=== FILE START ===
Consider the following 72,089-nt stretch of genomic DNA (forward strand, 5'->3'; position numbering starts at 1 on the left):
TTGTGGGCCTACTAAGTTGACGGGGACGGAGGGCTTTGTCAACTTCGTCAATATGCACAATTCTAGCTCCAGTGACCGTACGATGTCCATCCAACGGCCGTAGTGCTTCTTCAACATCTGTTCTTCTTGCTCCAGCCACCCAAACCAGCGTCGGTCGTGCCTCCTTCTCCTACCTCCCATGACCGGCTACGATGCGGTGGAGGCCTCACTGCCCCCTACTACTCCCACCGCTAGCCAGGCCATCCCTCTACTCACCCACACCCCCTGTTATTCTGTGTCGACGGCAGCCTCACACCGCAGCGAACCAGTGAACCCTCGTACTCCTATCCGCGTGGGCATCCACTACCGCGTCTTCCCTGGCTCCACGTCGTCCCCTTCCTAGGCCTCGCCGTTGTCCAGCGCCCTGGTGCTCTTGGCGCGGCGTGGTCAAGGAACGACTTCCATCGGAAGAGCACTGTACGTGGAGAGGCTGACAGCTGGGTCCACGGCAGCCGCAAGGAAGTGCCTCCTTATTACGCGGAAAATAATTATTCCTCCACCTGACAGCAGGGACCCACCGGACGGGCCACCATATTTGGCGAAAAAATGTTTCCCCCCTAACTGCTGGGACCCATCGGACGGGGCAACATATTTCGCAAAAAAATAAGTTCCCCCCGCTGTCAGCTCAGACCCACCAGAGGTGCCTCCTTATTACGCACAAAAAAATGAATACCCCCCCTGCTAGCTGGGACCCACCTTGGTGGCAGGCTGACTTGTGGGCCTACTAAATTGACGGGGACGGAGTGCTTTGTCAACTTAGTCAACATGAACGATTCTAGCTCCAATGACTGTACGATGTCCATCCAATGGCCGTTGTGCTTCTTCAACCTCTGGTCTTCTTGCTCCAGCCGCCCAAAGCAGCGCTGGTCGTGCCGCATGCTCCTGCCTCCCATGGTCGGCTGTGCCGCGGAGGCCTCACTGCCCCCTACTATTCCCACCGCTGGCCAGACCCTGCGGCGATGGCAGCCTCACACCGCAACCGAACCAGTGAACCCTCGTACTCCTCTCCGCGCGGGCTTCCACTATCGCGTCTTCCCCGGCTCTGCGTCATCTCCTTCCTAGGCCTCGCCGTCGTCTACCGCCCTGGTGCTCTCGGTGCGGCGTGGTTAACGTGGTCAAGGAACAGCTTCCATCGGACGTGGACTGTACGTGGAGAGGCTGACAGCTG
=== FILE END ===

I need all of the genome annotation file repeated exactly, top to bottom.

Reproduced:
Consider the following 72,089-nt stretch of genomic DNA (forward strand, 5'->3'; position numbering starts at 1 on the left):
TTGTGGGCCTACTAAGTTGACGGGGACGGAGGGCTTTGTCAACTTCGTCAATATGCACAATTCTAGCTCCAGTGACCGTACGATGTCCATCCAACGGCCGTAGTGCTTCTTCAACATCTGTTCTTCTTGCTCCAGCCACCCAAACCAGCGTCGGTCGTGCCTCCTTCTCCTACCTCCCATGACCGGCTACGATGCGGTGGAGGCCTCACTGCCCCCTACTACTCCCACCGCTAGCCAGGCCATCCCTCTACTCACCCACACCCCCTGTTATTCTGTGTCGACGGCAGCCTCACACCGCAGCGAACCAGTGAACCCTCGTACTCCTATCCGCGTGGGCATCCACTACCGCGTCTTCCCTGGCTCCACGTCGTCCCCTTCCTAGGCCTCGCCGTTGTCCAGCGCCCTGGTGCTCTTGGCGCGGCGTGGTCAAGGAACGACTTCCATCGGAAGAGCACTGTACGTGGAGAGGCTGACAGCTGGGTCCACGGCAGCCGCAAGGAAGTGCCTCCTTATTACGCGGAAAATAATTATTCCTCCACCTGACAGCAGGGACCCACCGGACGGGCCACCATATTTGGCGAAAAAATGTTTCCCCCCTAACTGCTGGGACCCATCGGACGGGGCAACATATTTCGCAAAAAAATAAGTTCCCCCCGCTGTCAGCTCAGACCCACCAGAGGTGCCTCCTTATTACGCACAAAAAAATGAATACCCCCCCTGCTAGCTGGGACCCACCTTGGTGGCAGGCTGACTTGTGGGCCTACTAAATTGACGGGGACGGAGTGCTTTGTCAACTTAGTCAACATGAACGATTCTAGCTCCAATGACTGTACGATGTCCATCCAATGGCCGTTGTGCTTCTTCAACCTCTGGTCTTCTTGCTCCAGCCGCCCAAAGCAGCGCTGGTCGTGCCGCATGCTCCTGCCTCCCATGGTCGGCTGTGCCGCGGAGGCCTCACTGCCCCCTACTATTCCCACCGCTGGCCAGACCCTGCGGCGATGGCAGCCTCACACCGCAACCGAACCAGTGAACCCTCGTACTCCTCTCCGCGCGGGCTTCCACTATCGCGTCTTCCCCGGCTCTGCGTCATCTCCTTCCTAGGCCTCGCCGTCGTCTACCGCCCTGGTGCTCTCGGTGCGGCGTGGTTAACGTGGTCAAGGAACAGCTTCCATCGGACGTGGACTGTACGTGGAGAGGCTGACAGCTG